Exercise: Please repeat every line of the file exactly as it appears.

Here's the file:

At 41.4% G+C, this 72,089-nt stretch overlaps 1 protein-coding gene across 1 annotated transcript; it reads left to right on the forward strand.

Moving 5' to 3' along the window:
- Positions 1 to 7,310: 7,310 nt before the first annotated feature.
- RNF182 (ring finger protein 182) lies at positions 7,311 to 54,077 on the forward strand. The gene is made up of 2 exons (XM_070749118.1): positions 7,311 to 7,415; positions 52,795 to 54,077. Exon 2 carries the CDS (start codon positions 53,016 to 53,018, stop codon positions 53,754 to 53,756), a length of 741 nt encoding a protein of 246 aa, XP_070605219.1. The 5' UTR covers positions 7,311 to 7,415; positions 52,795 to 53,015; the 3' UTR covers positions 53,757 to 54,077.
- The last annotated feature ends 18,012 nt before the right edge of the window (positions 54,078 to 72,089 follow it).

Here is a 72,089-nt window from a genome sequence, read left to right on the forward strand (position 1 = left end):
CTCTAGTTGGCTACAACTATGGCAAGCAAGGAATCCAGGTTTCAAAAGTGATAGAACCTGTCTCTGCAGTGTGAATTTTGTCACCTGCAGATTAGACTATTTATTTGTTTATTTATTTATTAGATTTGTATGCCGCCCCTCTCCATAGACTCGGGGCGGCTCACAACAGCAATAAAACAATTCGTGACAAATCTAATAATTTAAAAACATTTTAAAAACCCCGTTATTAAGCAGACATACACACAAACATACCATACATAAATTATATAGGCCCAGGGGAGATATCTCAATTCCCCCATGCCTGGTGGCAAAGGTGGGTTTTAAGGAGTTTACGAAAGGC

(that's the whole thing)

At 41.4% G+C, this 72,089-nt stretch overlaps 1 protein-coding gene across 1 annotated transcript; it reads left to right on the forward strand.

Moving 5' to 3' along the window:
- Positions 1 to 7,310: 7,310 nt before the first annotated feature.
- RNF182 (ring finger protein 182) lies at positions 7,311 to 54,077 on the forward strand. The gene is made up of 2 exons (XM_070749118.1): positions 7,311 to 7,415; positions 52,795 to 54,077. Exon 2 carries the CDS (start codon positions 53,016 to 53,018, stop codon positions 53,754 to 53,756), a length of 741 nt encoding a protein of 246 aa, XP_070605219.1. The 5' UTR covers positions 7,311 to 7,415; positions 52,795 to 53,015; the 3' UTR covers positions 53,757 to 54,077.
- The last annotated feature ends 18,012 nt before the right edge of the window (positions 54,078 to 72,089 follow it).

Here is a 72,089-nt window from a genome sequence, read left to right on the forward strand (position 1 = left end):
CTCTAGTTGGCTACAACTATGGCAAGCAAGGAATCCAGGTTTCAAAAGTGATAGAACCTGTCTCTGCAGTGTGAATTTTGTCACCTGCAGATTAGACTATTTATTTGTTTATTTATTTATTAGATTTGTATGCCGCCCCTCTCCATAGACTCGGGGCGGCTCACAACAGCAATAAAACAATTCGTGACAAATCTAATAATTTAAAAACATTTTAAAAACCCCGTTATTAAGCAGACATACACACAAACATACCATACATAAATTATATAGGCCCAGGGGAGATATCTCAATTCCCCCATGCCTGGTGGCAAAGGTGGGTTTTAAGGAGTTTACGAAAGGC